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New data from the VITAL Rhythm Study is highlighting the need for greater emphasis on identification and prevention of atrial fibrillation (AF) among female patients.
A prospective cohort analysis of data from the Vitamin D and Omega-3 Trial (VITAL) Rhythm Study by clinicians at the Smidt Heart Institute at Cedars-Sinai Medical Center, the study produced results suggesting women had a lower risk of developing incident AF than their male counterparts, but further analysis controlling for both height and weight suggested females had a 49% greater risk of developing AF than their male counterparts.
“This is the first study to show an actual flip in the risk of atrial fibrillation,” said senior investigator Christine Albert, MD, MPH, chair of the Department of Cardiology in the Smidt Heart Institute, in a statement. “In this population of 25,000 individuals without prior heart disease, after adjusting for differences in height, women were at higher risk for developing AF than their male counterparts—upward of 50%.”
Albert, who also led the VITAL Rhythm trial, together with colleagues from the Smidt Heart Institute conducted the current study with the intent of further exploring whether the potential sex differences in incidence of AF observed in previous studies were independent of sex differences in prevalent cardiovascular disease body size, and other risk factors. With this in mind, investigators designed the current study as a prospective cohort analysis of data from the VITAL Rhythm study related to men aged 50 years or older and women aged 55 years or older without a history of AF, cardiovascular disease, or cancer at baseline.
From the study, investigators identified a cohort of 25,119 individuals for inclusion in their analyses. This cohort had a mean age of 67 (SD, 7.1) years, 51% were women, and the median follow-up was 5.3 (IQR, 5.1-5.7) years. During the follow-up period, a total of 900 confirmed incident AF events occurred among the 12,362 men included in the trial and 12,757 women included in the trial, which correlates to event rates of 4.0% and 3.2%, respectively. For the purpose of analysis, sex, height, BMI, body surface area (BSA), and other AF risk factors at study enrollment were used as exposures in the investigator’s multivariable Cox proportional hazards models used to determine associations between sex and AF.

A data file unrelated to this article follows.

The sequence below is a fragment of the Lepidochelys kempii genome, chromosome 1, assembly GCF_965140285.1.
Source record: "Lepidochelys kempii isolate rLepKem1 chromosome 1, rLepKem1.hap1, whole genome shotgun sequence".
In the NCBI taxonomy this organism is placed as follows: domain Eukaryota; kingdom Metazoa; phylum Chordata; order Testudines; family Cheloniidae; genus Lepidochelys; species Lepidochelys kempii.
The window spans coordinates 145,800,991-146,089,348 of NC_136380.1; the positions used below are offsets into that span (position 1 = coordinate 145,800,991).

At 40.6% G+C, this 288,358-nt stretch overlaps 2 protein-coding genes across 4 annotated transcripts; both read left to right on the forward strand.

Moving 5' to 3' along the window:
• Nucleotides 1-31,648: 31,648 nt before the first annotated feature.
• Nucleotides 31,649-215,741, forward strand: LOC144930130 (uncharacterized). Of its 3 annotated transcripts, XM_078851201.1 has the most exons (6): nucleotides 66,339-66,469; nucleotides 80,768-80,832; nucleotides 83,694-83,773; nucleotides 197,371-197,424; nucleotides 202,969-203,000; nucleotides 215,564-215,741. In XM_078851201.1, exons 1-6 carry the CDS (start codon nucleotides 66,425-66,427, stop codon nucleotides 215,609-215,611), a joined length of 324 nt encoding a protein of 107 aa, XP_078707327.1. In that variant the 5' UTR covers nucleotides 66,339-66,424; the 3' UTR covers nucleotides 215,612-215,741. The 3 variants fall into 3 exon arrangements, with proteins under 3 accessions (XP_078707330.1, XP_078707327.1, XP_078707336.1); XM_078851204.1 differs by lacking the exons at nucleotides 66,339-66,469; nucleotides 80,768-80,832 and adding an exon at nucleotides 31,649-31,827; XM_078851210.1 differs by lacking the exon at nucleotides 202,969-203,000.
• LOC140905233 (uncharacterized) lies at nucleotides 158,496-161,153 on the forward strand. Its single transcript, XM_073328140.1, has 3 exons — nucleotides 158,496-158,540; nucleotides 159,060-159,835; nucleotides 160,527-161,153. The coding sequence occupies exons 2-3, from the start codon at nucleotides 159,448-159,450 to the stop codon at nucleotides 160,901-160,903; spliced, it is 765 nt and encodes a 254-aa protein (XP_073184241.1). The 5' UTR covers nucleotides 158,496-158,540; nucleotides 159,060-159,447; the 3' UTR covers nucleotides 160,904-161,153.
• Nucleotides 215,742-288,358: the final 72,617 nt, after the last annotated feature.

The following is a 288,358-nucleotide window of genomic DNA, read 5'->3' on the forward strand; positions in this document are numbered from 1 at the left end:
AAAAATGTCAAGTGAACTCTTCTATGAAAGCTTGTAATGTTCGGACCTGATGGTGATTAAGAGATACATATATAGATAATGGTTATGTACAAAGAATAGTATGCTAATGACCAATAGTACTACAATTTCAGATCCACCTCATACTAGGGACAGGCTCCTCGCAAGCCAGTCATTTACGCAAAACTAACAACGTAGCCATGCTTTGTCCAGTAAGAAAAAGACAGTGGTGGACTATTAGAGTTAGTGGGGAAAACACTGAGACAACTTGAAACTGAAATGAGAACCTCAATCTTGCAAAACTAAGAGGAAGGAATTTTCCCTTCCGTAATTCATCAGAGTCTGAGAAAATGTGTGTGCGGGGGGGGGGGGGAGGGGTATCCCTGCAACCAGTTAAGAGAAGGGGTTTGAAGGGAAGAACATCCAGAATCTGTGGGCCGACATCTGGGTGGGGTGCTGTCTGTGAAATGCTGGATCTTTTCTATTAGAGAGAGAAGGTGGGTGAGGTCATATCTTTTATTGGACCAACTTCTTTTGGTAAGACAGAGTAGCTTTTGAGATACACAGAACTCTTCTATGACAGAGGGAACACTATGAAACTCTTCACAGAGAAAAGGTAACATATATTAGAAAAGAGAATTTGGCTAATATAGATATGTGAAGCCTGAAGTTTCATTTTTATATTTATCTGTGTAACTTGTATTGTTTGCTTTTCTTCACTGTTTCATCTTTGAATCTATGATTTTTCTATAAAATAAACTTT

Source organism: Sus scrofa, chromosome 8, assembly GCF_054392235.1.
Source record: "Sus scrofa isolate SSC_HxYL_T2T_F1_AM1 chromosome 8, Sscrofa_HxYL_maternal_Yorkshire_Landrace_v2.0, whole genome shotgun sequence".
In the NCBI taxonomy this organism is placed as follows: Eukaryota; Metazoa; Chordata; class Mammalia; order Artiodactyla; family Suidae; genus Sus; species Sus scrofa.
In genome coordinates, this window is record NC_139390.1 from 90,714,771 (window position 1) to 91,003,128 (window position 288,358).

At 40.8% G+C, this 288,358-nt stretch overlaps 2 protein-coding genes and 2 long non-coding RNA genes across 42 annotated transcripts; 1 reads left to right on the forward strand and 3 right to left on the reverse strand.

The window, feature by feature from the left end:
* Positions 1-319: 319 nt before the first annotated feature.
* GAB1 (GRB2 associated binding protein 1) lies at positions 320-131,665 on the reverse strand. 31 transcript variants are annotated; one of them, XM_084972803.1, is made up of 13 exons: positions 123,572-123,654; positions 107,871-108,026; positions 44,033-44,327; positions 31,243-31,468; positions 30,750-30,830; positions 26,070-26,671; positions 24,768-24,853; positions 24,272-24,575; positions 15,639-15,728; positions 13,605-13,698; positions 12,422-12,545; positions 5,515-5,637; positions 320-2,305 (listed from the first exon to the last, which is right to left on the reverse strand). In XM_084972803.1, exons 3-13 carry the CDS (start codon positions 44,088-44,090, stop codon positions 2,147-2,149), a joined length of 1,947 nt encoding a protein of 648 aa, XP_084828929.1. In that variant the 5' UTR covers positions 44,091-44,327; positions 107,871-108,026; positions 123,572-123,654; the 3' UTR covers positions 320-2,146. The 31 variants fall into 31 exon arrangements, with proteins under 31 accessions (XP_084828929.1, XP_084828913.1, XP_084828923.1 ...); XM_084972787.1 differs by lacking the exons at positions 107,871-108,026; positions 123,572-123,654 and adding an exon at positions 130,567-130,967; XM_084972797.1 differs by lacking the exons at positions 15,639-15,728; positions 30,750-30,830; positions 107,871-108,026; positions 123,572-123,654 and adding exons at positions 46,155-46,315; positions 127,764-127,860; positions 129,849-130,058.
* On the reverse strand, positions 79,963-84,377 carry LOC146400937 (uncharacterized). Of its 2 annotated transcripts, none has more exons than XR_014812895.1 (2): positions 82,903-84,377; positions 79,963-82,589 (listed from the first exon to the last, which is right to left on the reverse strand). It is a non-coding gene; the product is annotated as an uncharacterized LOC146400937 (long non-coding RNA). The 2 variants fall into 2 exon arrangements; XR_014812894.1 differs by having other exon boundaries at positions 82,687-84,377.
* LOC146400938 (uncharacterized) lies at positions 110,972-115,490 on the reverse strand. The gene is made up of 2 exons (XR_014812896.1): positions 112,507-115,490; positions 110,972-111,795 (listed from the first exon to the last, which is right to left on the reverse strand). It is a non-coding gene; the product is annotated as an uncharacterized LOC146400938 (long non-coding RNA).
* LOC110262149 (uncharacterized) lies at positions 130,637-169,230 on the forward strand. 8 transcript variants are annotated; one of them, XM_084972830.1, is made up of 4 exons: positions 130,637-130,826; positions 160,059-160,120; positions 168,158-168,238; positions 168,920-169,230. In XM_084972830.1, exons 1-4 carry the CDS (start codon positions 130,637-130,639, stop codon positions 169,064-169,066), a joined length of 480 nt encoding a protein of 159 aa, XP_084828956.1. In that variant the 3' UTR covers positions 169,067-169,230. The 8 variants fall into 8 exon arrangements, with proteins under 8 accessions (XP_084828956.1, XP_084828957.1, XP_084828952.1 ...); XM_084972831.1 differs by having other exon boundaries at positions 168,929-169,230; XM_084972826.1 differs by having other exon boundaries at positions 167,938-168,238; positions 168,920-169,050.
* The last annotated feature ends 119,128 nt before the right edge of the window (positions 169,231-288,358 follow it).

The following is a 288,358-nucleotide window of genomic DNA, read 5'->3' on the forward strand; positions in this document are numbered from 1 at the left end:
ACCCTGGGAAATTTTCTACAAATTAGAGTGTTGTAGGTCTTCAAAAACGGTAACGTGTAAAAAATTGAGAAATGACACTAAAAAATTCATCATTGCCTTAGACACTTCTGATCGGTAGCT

Initial analyses, which adjusted for age and treatment assignment, suggested women were at a lower risk for incident AF than their male counterparts (HR, 0.68 [95% CI, 0.59-0.77]; P <.001). Investigators noted this inverse association persisted even after adjustment for race and ethnicity, smoking, alcohol intake, diabetes status, thyroid disease, exercise, and BMI (HR, 0.73 [95% CI, 0.63-0.85]; P <.001). Conversely, an increased risk of incident AF was observed for women when height (HR, 1.39 [95% CI, 1.14-1.72]; P=.001), height and weight (HR 1.49 [95% CI, 1.21-1.82]; P <.001), or BSA (HR, 1.25 [95% CI, 1.06-1.49]; P=.009) were substituted for BMI in the multivariate model. Investigators pointed out risk factor associations with incident AF were similar for women and men in stratified models.
“Atrial fibrillation is a disease we want to prevent, regardless of sex or gender,” said Albert. “This informative study is an important step for the medical community to take note of, and begin discussing AFib risk with all patients, whether male or female.”
This study, “Sex Differences in Atrial Fibrillation Risk,” was published in JAMA Cardiology.